THE DALLAS MORNING NEWS
Policy-making is a three-dimensional exercise. In order for it to be a policy, you have to base your position on a principle. You define the principle and the set of generic circumstances in which it applies, which gives it breadth. The hard part comes when you set about applying the principle to specific cases.
Let’s say we, as a country, have a policy that opposes the seizure of territory by use of force. When the Soviet Union invades Afghanistan or Saddam Hussein invades Kuwait, we declare that U.S. policy has been violated. We oppose it, then we set out to address the violation of our policy through various actions, such as sanctions or even war, as the United States did against Iraq in 1991.
But what happens when the violator of U.S. policy is an ally? For example, if Israel seizes the Golan Heights from Syria, shouldn’t the United States apply its policy consistently? To be effective, the policy must have breadth and depth. It must be applicable across the board, and it must be applied without exception. Otherwise, it’s not a policy. If you only apply it to the actions of one group or country but exclude another group or country, then it becomes a double standard.
U.S. policy on terrorism is the very definition of a double standard. Nobody has any problem with labeling al-Qaeda a terrorist organization. But the policy gets a little tricky regarding many of the other 50 groups on the State Department’s list of foreign terrorist organizations. Some are there because, well, they’ve always been there. What’s notable are the ones that aren’t there. As I’ve written before, not a single Mexican drug cartel makes the State Department’s list even though these organizations continue to carry out assassinations, bombings, kidnappings and other heinous acts that absolutely qualify as terrorism under State Department rules. Why aren’t they on the list? Because Mexico is a strong U.S. ally, and its government would be sorely embarrassed if the United States declared that terrorist groups were resident there. Such a declaration would also put pressure on the United States to do something about it, considering that these terrorist groups reside just across the border from us. Should we invade Mexico? Impose sanctions?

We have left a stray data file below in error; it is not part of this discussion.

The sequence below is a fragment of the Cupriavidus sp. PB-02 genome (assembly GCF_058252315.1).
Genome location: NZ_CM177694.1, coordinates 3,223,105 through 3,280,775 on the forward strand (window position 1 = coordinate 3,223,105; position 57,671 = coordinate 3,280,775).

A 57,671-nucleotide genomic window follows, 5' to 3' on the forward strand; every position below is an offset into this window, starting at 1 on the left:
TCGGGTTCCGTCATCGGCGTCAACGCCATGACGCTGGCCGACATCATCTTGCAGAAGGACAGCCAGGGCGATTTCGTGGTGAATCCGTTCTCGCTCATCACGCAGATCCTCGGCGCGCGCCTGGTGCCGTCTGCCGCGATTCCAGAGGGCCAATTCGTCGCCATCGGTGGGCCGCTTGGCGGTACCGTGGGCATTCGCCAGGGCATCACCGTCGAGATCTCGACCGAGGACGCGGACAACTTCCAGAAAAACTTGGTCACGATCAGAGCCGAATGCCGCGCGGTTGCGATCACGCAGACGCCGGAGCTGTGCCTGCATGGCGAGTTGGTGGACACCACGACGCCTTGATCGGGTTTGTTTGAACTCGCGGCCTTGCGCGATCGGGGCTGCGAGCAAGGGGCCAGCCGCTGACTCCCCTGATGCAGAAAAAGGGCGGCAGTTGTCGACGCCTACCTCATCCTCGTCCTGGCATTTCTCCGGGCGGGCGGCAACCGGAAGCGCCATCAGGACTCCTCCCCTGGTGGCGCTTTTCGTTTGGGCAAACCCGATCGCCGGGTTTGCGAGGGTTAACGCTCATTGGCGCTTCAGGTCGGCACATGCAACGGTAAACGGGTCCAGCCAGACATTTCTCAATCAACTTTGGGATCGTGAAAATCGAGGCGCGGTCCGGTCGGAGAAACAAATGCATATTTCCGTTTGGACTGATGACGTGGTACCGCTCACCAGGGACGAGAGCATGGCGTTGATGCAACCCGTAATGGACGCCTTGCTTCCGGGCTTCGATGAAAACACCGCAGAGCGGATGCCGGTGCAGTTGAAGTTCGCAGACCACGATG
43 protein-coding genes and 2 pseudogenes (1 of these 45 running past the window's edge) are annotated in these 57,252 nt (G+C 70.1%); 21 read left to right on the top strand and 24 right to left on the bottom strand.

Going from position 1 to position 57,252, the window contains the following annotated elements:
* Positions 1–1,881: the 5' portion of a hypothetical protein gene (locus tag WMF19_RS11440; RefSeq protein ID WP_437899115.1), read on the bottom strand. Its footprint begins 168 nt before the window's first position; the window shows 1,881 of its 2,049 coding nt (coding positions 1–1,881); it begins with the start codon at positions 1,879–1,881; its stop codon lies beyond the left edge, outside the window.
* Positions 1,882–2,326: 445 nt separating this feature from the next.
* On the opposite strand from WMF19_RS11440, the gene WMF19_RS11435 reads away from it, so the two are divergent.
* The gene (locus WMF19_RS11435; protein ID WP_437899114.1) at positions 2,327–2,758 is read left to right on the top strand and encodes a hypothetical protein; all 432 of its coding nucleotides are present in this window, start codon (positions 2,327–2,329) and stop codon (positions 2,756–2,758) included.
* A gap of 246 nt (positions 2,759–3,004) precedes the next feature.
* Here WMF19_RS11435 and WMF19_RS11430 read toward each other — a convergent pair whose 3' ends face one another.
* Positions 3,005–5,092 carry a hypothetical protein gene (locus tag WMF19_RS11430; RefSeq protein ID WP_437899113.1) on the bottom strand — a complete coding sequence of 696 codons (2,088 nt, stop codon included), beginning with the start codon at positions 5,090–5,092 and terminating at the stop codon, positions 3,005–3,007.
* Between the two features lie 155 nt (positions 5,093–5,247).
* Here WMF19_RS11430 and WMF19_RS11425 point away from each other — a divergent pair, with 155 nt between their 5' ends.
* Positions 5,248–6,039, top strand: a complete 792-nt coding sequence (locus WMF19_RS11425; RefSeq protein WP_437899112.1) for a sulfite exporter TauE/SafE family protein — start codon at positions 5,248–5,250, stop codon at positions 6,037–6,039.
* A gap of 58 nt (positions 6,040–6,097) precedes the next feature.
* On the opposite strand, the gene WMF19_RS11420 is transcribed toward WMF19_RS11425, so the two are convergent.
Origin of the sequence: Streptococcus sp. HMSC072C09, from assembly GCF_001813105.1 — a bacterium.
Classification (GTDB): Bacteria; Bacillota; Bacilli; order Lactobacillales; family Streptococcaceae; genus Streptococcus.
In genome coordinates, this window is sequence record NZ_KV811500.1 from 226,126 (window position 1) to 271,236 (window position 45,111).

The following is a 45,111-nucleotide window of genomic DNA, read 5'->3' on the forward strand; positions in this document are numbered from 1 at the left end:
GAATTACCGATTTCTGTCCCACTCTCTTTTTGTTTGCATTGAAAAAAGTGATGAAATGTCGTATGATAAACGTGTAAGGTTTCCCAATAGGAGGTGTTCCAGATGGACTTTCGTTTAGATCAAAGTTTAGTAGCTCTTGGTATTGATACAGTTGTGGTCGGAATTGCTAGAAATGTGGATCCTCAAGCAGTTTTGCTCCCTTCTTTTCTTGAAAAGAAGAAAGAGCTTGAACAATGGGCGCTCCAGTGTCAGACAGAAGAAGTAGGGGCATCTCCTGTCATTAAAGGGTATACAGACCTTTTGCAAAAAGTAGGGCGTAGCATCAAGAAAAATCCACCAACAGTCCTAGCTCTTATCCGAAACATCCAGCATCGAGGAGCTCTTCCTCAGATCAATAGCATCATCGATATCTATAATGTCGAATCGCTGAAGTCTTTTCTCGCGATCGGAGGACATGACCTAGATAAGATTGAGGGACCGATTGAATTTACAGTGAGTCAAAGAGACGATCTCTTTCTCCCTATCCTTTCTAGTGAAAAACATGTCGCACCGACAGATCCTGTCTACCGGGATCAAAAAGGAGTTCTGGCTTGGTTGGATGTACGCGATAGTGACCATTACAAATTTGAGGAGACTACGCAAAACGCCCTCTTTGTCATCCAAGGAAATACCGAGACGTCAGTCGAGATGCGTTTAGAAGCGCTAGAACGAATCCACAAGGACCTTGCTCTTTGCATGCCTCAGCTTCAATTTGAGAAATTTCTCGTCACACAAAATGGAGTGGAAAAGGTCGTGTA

According to State Department policy, in order to be designated as a terrorist organization, the group must be foreign-based and engage in activity that (1) involves a violent act or an act dangerous to human life, property, or infrastructure; and (2) appears to be intended to intimidate or coerce a civilian population; to influence the policy of a government by intimidation or coercion; or to affect the conduct of a government by mass destruction, assassination, kidnapping, or hostage-taking.
The organization’s terrorist activity or terrorism must threaten the security of U.S. nationals or the national security (national defense, foreign relations, or the economic interests) of the United States.